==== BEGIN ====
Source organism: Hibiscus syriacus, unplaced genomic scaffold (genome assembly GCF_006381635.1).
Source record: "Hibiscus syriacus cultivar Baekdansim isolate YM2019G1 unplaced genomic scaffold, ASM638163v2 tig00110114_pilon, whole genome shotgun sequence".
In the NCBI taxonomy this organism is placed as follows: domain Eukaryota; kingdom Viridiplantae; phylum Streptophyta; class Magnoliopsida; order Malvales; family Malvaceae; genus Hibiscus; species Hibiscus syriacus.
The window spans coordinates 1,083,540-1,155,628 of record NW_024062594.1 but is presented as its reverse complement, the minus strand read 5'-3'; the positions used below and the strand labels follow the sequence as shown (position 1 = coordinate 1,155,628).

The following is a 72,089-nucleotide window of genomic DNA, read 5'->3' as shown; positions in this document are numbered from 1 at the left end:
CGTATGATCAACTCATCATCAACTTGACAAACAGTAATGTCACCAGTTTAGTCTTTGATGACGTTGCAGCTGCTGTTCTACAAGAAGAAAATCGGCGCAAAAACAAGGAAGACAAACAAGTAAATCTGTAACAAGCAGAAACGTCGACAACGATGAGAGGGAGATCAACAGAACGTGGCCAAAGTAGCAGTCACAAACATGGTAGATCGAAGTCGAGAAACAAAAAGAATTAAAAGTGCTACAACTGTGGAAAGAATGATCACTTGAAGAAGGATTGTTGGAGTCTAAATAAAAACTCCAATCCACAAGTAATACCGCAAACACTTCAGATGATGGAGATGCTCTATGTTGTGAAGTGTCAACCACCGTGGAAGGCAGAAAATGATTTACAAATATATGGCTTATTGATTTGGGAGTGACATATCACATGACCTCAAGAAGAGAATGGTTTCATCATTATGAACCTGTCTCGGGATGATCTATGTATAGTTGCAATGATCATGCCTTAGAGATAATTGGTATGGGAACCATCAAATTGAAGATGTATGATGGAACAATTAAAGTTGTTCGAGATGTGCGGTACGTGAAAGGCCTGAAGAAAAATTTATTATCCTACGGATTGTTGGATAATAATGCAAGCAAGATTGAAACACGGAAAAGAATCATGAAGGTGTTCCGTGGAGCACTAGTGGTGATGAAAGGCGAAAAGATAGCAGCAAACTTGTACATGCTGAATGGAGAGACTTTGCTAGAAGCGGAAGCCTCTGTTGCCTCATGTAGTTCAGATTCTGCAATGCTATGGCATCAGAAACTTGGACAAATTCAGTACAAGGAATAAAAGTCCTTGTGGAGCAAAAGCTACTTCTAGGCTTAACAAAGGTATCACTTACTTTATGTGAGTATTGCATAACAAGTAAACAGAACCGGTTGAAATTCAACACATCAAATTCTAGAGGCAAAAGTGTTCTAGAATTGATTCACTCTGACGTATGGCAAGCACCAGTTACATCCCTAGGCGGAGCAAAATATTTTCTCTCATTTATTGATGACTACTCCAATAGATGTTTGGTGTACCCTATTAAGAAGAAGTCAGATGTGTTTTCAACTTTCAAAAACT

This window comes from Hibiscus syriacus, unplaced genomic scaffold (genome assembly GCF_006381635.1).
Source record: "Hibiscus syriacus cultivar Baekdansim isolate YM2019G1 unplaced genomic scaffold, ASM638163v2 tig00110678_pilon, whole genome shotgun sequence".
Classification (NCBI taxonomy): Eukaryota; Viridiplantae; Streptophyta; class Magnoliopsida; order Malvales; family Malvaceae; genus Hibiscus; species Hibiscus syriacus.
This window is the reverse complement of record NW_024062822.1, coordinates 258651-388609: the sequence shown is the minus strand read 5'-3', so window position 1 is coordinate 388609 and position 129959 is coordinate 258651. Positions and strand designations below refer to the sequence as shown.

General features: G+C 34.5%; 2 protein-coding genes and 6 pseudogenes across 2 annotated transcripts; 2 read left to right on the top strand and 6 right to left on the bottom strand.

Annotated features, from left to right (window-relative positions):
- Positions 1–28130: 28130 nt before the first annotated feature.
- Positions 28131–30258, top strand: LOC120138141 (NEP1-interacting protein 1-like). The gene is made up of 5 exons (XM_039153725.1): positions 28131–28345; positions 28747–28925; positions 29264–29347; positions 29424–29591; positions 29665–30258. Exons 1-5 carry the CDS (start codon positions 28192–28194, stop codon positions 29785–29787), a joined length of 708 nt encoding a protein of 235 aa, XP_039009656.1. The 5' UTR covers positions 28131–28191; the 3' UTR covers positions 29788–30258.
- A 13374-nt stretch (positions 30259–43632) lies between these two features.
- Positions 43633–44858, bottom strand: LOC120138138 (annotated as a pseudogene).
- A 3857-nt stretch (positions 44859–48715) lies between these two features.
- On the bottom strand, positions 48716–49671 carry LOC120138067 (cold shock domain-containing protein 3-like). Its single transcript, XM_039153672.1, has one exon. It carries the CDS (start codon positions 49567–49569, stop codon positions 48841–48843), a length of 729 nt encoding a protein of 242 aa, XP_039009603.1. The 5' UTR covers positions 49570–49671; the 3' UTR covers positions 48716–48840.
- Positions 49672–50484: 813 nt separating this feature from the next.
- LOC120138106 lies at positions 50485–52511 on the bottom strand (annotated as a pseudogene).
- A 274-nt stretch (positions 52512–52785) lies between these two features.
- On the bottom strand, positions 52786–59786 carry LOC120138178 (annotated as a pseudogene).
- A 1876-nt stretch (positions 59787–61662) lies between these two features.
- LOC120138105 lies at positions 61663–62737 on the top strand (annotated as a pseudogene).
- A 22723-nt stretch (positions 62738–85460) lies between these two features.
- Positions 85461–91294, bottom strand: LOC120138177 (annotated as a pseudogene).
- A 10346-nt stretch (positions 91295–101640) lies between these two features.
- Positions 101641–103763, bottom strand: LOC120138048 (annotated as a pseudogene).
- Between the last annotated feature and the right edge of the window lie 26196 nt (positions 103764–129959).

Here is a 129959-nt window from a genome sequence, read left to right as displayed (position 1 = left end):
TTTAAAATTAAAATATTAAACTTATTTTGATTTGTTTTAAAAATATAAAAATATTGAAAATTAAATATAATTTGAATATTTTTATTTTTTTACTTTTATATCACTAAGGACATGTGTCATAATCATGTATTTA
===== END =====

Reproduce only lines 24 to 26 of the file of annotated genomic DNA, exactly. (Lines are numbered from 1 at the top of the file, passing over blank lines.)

- LOC120138105 lies at positions 61663–62737 on the top strand (annotated as a pseudogene).
- A 22723-nt stretch (positions 62738–85460) lies between these two features.
- Positions 85461–91294, bottom strand: LOC120138177 (annotated as a pseudogene).